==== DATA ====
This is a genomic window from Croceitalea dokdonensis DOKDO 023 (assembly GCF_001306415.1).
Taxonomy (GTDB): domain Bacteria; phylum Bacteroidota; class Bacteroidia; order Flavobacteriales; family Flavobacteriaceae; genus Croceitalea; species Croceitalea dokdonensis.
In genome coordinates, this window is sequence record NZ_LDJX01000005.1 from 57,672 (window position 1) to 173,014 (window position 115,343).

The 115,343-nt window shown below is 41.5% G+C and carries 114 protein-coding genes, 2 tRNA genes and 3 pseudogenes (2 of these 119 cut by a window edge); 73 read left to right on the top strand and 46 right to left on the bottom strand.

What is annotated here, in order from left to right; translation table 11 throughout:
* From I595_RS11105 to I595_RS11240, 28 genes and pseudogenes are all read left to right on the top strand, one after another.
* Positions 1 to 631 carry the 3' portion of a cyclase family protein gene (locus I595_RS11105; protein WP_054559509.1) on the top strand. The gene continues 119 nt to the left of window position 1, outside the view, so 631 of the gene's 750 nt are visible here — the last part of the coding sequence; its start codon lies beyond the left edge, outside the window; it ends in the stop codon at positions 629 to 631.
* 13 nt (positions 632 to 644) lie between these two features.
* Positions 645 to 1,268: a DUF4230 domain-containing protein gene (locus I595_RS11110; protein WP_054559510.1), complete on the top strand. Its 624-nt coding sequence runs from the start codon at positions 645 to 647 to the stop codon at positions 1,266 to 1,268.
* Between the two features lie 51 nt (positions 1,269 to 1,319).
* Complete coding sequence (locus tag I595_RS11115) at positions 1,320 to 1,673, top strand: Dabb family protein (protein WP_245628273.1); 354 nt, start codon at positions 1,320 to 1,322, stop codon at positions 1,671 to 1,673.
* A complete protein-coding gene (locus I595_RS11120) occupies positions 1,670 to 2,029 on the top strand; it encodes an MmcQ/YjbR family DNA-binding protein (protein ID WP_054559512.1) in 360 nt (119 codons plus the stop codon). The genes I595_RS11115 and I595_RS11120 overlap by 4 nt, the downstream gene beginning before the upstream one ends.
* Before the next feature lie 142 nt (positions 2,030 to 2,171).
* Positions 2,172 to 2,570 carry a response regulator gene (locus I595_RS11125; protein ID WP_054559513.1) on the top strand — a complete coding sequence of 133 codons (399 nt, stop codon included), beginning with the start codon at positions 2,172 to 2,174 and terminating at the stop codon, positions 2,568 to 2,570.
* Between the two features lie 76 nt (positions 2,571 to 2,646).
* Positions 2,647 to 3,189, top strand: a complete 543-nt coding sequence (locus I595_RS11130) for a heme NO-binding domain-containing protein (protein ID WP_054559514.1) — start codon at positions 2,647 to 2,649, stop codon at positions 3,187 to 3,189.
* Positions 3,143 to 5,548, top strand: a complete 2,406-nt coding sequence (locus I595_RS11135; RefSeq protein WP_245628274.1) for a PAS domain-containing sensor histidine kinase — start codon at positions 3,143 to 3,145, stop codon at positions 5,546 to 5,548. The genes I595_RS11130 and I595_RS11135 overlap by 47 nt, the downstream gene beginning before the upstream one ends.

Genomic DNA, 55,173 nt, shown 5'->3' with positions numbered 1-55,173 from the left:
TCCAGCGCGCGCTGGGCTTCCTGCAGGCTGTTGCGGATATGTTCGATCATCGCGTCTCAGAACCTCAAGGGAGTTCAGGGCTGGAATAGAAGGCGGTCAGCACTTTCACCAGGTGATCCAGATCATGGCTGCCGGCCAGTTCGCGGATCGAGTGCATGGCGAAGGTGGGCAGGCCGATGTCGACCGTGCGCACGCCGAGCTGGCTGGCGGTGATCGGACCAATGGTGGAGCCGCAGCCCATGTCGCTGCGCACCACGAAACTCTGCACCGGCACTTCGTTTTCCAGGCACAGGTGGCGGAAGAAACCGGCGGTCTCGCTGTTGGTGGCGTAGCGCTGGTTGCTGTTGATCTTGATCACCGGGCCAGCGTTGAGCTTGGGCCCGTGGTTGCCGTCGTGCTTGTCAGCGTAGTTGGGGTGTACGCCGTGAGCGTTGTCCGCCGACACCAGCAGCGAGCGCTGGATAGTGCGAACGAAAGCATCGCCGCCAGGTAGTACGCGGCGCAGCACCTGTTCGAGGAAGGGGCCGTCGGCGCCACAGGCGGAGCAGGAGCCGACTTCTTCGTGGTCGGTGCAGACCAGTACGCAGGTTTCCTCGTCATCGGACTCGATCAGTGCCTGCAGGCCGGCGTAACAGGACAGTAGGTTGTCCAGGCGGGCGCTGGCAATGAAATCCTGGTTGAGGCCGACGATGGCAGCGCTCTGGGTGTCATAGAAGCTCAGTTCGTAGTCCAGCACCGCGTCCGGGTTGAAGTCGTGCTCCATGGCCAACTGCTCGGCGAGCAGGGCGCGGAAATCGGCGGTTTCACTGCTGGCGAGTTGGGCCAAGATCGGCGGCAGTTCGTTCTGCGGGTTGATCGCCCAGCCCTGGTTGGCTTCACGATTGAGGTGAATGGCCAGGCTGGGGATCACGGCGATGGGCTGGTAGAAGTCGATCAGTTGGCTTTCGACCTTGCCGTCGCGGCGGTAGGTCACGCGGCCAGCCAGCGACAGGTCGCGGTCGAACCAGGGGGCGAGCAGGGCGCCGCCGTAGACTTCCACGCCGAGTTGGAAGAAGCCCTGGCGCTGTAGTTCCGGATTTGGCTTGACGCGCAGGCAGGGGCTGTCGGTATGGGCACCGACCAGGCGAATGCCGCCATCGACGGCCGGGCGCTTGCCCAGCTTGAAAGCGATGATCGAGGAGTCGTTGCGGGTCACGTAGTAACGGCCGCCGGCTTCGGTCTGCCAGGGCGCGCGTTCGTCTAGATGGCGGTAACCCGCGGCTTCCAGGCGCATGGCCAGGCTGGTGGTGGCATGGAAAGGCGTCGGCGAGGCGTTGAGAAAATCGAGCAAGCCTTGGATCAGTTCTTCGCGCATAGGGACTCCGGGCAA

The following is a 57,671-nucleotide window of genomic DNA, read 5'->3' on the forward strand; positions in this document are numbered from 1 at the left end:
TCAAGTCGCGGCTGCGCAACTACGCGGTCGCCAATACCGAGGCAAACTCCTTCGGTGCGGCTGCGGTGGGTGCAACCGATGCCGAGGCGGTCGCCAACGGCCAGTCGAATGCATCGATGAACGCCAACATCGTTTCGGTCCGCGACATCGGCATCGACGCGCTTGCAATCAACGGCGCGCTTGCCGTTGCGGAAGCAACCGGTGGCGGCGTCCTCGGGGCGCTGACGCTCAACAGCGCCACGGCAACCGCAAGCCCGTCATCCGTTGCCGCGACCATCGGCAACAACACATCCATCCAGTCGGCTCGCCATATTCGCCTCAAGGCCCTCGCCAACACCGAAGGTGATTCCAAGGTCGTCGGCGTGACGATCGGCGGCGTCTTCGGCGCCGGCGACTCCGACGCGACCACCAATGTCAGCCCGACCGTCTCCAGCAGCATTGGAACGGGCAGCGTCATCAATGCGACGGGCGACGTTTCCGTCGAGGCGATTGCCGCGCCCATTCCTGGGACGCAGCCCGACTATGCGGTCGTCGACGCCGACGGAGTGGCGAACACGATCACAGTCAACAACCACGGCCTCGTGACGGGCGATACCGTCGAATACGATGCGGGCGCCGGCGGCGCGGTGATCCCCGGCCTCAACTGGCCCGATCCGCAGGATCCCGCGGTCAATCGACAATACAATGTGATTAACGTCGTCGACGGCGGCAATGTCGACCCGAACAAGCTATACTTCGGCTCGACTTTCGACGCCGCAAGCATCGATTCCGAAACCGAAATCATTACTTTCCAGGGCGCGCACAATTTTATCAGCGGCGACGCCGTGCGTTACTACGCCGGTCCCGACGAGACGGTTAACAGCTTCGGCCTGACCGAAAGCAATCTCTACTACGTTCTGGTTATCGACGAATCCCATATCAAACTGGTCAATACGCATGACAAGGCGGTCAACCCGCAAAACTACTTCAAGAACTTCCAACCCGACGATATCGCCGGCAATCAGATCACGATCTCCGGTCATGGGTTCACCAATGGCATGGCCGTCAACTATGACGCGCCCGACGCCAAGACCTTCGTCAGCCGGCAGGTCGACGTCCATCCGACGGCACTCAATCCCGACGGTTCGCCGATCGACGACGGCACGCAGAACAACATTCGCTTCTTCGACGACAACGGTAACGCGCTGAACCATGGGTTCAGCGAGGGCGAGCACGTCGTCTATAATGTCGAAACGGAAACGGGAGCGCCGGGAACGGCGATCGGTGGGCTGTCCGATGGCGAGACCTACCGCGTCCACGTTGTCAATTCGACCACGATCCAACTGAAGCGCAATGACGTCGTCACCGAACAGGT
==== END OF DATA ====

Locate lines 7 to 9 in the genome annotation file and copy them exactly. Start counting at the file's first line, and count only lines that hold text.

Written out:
* Positions 1 to 631 carry the 3' portion of a cyclase family protein gene (locus I595_RS11105; protein WP_054559509.1) on the top strand. The gene continues 119 nt to the left of window position 1, outside the view, so 631 of the gene's 750 nt are visible here — the last part of the coding sequence; its start codon lies beyond the left edge, outside the window; it ends in the stop codon at positions 629 to 631.
* 13 nt (positions 632 to 644) lie between these two features.
* Positions 645 to 1,268: a DUF4230 domain-containing protein gene (locus I595_RS11110; protein WP_054559510.1), complete on the top strand. Its 624-nt coding sequence runs from the start codon at positions 645 to 647 to the stop codon at positions 1,266 to 1,268.